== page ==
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  #16 (permalink)   Report Post  
Old 30-12-2007, 04:51 PM posted to rec.food.cooking
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Default Whole Foods Worker Sacked For Stopping Shoplifter...

On Sat, 29 Dec 2007 20:19:03 -0500, George
wrote:

Virginia Tadrzynski wrote:


When I worked for Walmart as a Customer Service Manager (mid level
management) I was told that we could physically 'observe' someone stuff
goods into a bag and walk out with it but could do nothing. Corporate
policy was that an "Assistant Manager" or higher had to see them steal
before they could be stopped. Find an assistant manager on the floor at any
time.....Good luck. So it got to a point that in the break room the
cashiers and the floor associates kept a tally of who saw how many people
steal. But come bonus time, there wasn't one because 'we allowed
shrink'.......go figure.



Big box stores know that with the deep pockets they have it is cheaper
to let someone walk away with $100 worth of stuff than to be involved
even in token litigation for say $12,000 which I understand is the
current amount your "council" can pretty much ask for and you will get a
part of simply to go away.


bullshit, george. how about a cite?

your pal,
blake

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Old 30-12-2007, 07:57 PM posted to rec.food.cooking
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Default Whole Foods Worker Sacked For Stopping Shoplifter...

blake murphy wrote:
On Sat, 29 Dec 2007 20:19:03 -0500, George
wrote:

Virginia Tadrzynski wrote:

When I worked for Walmart as a Customer Service Manager (mid level
management) I was told that we could physically 'observe' someone stuff
goods into a bag and walk out with it but could do nothing. Corporate
policy was that an "Assistant Manager" or higher had to see them steal
before they could be stopped. Find an assistant manager on the floor at any
time.....Good luck. So it got to a point that in the break room the
cashiers and the floor associates kept a tally of who saw how many people
steal. But come bonus time, there wasn't one because 'we allowed
shrink'.......go figure.


Big box stores know that with the deep pockets they have it is cheaper
to let someone walk away with $100 worth of stuff than to be involved
even in token litigation for say $12,000 which I understand is the
current amount your "council" can pretty much ask for and you will get a
part of simply to go away.


bullshit, george. how about a cite?

your pal,
blake


It is an everyday thing that businesses do that isn't published for
obvious reasons. There is a cost to defend any suit or for that matter
investigate any claim. Since ultimately it comes down to how much
something will cost it makes sense for a deep pocketed business to
simply make a deal and pay a token amount to make it go away rather than
proceed with litigation.

There are lawyers that thrive on this kind of stuff. It isn't
multi-million dollar get your face on the front page deals but it is a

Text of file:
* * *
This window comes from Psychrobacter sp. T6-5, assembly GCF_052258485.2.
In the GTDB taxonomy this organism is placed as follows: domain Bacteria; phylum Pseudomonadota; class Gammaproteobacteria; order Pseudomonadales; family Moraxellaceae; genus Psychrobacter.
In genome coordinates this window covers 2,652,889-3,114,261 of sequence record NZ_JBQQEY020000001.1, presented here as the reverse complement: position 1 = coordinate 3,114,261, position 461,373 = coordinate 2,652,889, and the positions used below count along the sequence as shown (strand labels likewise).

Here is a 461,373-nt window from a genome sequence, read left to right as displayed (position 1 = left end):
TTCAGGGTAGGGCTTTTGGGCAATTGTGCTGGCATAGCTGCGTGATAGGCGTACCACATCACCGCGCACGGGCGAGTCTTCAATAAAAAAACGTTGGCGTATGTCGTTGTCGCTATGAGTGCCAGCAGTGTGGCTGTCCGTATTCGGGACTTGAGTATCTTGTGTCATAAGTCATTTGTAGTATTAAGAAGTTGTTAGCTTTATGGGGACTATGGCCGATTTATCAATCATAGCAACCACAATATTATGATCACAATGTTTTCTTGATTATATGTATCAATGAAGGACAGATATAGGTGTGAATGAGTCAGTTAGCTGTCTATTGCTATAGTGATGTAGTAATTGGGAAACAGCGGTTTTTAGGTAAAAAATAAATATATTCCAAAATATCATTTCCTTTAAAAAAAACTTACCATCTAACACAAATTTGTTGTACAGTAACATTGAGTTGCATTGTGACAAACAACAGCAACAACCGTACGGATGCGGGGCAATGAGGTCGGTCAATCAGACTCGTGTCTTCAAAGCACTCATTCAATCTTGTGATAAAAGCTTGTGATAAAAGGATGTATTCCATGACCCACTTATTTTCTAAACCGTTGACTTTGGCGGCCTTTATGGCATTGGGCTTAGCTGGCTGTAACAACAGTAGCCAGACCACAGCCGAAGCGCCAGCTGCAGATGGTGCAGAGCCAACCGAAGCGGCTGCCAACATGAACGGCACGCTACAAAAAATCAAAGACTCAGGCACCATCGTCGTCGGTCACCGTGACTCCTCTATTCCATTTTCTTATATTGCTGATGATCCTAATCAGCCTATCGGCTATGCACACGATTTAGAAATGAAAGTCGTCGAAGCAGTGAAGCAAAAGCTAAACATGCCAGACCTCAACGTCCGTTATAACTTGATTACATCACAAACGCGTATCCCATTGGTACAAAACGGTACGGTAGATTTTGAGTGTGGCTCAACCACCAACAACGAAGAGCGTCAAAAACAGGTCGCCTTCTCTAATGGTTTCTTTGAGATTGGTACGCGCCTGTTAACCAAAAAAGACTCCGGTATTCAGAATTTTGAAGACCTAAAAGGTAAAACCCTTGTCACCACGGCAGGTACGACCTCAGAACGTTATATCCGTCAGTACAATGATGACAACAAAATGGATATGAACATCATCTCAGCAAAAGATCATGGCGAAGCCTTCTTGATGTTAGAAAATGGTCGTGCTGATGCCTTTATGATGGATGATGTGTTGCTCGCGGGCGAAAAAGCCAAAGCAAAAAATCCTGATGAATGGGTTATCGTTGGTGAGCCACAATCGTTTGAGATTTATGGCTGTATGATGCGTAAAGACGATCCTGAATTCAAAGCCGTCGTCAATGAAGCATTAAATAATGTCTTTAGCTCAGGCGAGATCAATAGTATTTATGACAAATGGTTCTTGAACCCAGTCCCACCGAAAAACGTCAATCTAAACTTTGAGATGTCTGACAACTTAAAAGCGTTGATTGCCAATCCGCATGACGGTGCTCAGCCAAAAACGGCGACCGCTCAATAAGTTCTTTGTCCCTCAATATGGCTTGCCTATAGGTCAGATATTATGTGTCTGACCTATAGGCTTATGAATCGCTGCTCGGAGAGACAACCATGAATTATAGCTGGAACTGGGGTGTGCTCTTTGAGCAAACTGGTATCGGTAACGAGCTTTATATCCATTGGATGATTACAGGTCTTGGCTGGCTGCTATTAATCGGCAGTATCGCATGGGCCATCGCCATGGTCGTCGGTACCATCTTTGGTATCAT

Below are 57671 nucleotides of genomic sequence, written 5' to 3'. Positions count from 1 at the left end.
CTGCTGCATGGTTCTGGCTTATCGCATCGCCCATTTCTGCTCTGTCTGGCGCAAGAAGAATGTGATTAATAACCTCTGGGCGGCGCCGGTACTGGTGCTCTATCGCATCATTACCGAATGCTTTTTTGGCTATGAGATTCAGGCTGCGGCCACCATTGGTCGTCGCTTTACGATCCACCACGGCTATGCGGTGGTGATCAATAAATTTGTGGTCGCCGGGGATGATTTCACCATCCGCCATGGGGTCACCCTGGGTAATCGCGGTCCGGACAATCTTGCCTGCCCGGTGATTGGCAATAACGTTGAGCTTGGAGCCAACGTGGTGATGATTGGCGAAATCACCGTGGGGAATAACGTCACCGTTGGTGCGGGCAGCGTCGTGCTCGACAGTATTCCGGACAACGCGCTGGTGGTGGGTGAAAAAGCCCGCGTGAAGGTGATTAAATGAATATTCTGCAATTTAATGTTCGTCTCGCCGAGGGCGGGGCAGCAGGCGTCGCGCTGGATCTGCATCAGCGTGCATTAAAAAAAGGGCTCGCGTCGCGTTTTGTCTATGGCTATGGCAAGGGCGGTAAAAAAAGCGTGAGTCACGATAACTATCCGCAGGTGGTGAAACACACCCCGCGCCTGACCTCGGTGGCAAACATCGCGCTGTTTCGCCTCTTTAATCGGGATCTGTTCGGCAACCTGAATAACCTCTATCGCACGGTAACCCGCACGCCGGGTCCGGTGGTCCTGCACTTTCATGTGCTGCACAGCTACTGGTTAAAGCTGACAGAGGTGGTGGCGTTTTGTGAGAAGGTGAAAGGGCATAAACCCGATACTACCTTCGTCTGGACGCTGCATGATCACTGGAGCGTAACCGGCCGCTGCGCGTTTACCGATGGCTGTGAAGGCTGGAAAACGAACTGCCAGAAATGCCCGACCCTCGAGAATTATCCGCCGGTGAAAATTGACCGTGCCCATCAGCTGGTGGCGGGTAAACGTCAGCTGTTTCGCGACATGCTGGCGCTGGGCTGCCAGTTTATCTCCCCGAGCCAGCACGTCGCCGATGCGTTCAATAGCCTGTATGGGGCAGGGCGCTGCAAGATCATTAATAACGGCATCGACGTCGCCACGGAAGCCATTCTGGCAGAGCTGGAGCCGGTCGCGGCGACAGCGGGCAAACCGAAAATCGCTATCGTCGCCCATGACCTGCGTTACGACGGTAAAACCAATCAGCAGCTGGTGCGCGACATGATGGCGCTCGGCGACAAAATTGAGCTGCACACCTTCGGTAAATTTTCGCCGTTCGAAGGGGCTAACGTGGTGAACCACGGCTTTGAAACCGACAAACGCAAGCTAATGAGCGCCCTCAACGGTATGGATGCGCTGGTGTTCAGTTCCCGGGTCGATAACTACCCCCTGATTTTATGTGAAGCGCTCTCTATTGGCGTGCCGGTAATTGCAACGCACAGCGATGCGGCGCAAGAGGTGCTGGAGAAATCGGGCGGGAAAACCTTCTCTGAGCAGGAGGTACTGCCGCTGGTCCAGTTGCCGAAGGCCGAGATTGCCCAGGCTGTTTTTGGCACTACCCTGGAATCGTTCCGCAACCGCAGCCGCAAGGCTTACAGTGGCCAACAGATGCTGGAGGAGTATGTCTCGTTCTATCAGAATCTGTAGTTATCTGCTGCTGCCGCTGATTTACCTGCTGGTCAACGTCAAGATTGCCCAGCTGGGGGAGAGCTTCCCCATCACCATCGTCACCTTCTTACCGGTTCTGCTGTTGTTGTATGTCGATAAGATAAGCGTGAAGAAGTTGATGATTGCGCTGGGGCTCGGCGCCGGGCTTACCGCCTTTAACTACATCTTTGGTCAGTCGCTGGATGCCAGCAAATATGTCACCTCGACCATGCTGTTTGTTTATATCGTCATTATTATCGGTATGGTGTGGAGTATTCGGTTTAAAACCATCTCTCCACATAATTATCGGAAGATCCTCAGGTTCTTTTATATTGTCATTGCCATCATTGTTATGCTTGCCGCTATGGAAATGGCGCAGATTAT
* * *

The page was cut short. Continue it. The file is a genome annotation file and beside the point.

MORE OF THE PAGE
constant income. My cousins husband is a local lawyer (honest guy, just
makes an average income) who started out working for a firm that had
their partners pictures on the city buses telling everyone that they
would help them. He said there was a constant parade of people who knew
the possibilities coming to the firm and the junior staff would get
those cases. He said it is common knowledge in those circles how much
can be demanded.

My buddies wife is a paralegal and actually works for the same firm my
cousins husband worked for (we all bust her about getting an honest
job). She doesn't name names but always has lots of stories about these
types of cases that they handle.

Same thing with insurance companies. There is a certain threshold where
they don't even look at a claim because the cost of an investigator is
more than the claim.

As Virginia said the big box stores know all of this and that it is a no
win situation to even try and stop or pursue people because of possible
litigation because of their deep pockets so they choose to write it off
as shrinkage. I am friendly with the police chief of a nearby town where
most of the local big box stores are located. I was in his office a few
months back and he showed me a DVD of a shoplifter and we got into a
discussion about how they handle it. He said a mom & pop shop might do
something on their own (which I think is right) and detain the person
but the big box places simply call the police after the fact and bring
them into the room where the DVRs are located, show them what happened
and burn them a copy.
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Old 30-12-2007, 09:14 PM posted to rec.food.cooking
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Default Whole Foods Worker Sacked For Stopping Shoplifter...


"George" wrote in message
...
blake murphy wrote:
On Sat, 29 Dec 2007 20:19:03 -0500, George
wrote:

Virginia Tadrzynski wrote:

When I worked for Walmart as a Customer Service Manager (mid level
management) I was told that we could physically 'observe' someone stuff
goods into a bag and walk out with it but could do nothing. Corporate
policy was that an "Assistant Manager" or higher had to see them steal
before they could be stopped. Find an assistant manager on the floor
at any time.....Good luck. So it got to a point that in the break room
the cashiers and the floor associates kept a tally of who saw how many
people steal. But come bonus time, there wasn't one because 'we
allowed shrink'.......go figure.

Big box stores know that with the deep pockets they have it is cheaper
to let someone walk away with $100 worth of stuff than to be involved
even in token litigation for say $12,000 which I understand is the
current amount your "council" can pretty much ask for and you will get a
part of simply to go away.


bullshit, george. how about a cite?

your pal,
blake


It is an everyday thing that businesses do that isn't published for
obvious reasons. There is a cost to defend any suit or for that matter
investigate any claim. Since ultimately it comes down to how much
something will cost it makes sense for a deep pocketed business to simply
make a deal and pay a token amount to make it go away rather than proceed
with litigation.

There are lawyers that thrive on this kind of stuff. It isn't
multi-million dollar get your face on the front page deals but it is a
constant income. My cousins husband is a local lawyer (honest guy, just
makes an average income) who started out working for a firm that had their